Thank you to these amazing journalists and bloggers for sharing our story and Keen as a wearable device for positive behavior change. We appreciate your efforts to raise awareness of body focused repetitive behaviors, like trichotillomania (hair pulling disorder), dermatillomania (skin picking) & onychophagia (nail biting).
People with BFRBs perform repetitive self-grooming activities such as picking, pulling or biting. These can cause emotional distress and damage to the body, but the people performing the behaviours can't stop. At their most extreme, these conditions are life-threatening.
Millions of kids suffer from mental health disorders called Body Focused Repetitive Behaviors, or BFRBs, which are subconscious behaviors that are physical, repetitive movements or gestures of the hands, focused on the body. They include but are not limited to: hair pulling (Trichotillomania), nail biting (Onychophagia), and skin picking (Dermatillomania / excoriation disorder). For many kids, these disorders cause not only physical but emotional and mental harm and can affect their learning in school.
HabitAware was awarded a $300,000 federal research grant from the National Institute of Mental Health to further develop and test its innovative wearable device for treating trichotillomania, a debilitating mental health disorder that involves compulsive hair pulling and affects 180 million people worldwide.
What I loved is [Keen] was, so easy to set it up. No hassles and no kind of issues. Use our iOS or Android app to train Keen to look out for your specific behavior and movement. I was able to do both of my hands, so when I make that movement towards my face, it will vibrate and I know to stop.
“Backstage is on a mission to empower those that were marginalized by typical VC culture,” Idnani Kumar said. “To be a Headliner is to embody this mission and apply it to the problems we see in the world.”
Aneela Kumar is one busy and talented techie. A budding entrepreneur, you may remember her from her Minnedemo20 presentation of Kid Around Town, a mobile app to help families explore their world and capture their memories. Or perhaps you remember her for being the inspiration behind HabitAware, which her husband, Sameer Kumar presented at Minnedemo23.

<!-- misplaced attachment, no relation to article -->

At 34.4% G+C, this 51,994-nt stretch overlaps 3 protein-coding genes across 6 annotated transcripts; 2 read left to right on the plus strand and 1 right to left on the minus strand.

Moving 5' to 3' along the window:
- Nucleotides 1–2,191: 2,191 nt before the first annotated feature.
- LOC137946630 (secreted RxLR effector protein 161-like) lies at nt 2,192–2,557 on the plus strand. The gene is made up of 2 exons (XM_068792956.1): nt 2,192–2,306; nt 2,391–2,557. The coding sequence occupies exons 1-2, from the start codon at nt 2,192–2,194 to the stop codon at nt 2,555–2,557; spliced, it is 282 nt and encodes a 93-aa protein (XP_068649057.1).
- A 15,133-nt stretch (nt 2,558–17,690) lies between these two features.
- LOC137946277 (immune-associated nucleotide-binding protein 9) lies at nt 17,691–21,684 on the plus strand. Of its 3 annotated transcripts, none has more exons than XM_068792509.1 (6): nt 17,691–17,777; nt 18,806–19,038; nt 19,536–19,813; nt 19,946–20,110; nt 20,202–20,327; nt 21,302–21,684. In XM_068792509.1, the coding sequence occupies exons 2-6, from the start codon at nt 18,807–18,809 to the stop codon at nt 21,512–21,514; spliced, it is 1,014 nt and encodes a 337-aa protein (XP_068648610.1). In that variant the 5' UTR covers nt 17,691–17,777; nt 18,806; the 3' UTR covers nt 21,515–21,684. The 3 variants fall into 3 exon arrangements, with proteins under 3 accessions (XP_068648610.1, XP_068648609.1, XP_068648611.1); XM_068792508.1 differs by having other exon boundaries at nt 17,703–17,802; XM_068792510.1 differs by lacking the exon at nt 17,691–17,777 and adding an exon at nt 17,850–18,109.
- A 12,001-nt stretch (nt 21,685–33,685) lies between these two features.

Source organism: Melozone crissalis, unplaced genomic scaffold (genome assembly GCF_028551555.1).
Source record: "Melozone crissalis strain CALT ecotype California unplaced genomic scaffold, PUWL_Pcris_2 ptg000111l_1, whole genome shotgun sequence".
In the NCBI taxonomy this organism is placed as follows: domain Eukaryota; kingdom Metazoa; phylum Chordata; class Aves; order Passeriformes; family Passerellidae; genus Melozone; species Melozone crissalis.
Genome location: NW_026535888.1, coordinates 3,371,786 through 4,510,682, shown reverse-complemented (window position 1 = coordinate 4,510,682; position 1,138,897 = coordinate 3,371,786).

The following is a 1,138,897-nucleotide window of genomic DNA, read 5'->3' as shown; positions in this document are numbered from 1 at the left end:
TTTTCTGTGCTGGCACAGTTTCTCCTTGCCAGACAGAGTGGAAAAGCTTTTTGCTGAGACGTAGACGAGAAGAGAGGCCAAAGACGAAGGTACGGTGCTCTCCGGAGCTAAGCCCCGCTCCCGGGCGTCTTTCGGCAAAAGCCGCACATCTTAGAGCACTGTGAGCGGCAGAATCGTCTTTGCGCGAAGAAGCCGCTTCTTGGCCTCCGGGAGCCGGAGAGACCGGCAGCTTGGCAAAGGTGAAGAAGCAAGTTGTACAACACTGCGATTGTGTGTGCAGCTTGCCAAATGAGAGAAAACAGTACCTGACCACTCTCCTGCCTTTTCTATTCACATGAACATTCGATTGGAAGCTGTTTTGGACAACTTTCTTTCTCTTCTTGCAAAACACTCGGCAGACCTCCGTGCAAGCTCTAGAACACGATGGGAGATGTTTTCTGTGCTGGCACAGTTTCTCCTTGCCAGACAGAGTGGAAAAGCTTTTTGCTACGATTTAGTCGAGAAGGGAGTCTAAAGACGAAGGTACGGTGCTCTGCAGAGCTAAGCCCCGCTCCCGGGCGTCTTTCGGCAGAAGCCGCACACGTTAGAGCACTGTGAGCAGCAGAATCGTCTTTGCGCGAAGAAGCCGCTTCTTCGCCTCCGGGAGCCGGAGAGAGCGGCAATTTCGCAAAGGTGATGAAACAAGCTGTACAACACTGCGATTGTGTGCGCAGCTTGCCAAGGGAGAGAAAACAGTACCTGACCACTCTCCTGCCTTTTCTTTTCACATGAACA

HabitAware makes Keen, a smart bracelet that brings awareness to unwanted behaviors, such as hair pulling, skin picking, and nail biting. A user connects Keen to our mobile app and “records” their repetitive behavior onto the bracelet. When Keen senses a match to the wrist-based movement recorded, it vibrates gently, bringing the user into awareness and allowing them to have the presence of mind to make healthier choices.
El brazalete inteligente – que ha nacido de una necesidad de su creadora – sirve de ayuda a las personas que inconscientemente tienen malos hábitos como arrancarse el pelo, morderse las uñas o cualquier otro comportamiento compulsivo.
John Pritchard is a co-founder and Lead Hardware Engineer at HabitAware, Inc., and an adjunct instructor at the University of Minnesota, where he teaches an introductory course about the Internet of Things (IoT). “A bill of materials (or BOM) is at the heart of a design well suited for manufacture,” he says. “It is, at its core, a list of all the items necessary to carry out production of a physical good.”
The [Keen] bracelet looks like a fitness tracker and uses motion sensors to detect its wearer’s specific behavior after a one-time training with a companion mobile app. When the device senses your hand doing your unwanted gesture, it vibrates to make you aware of what you are doing, giving you an opportunity to stop.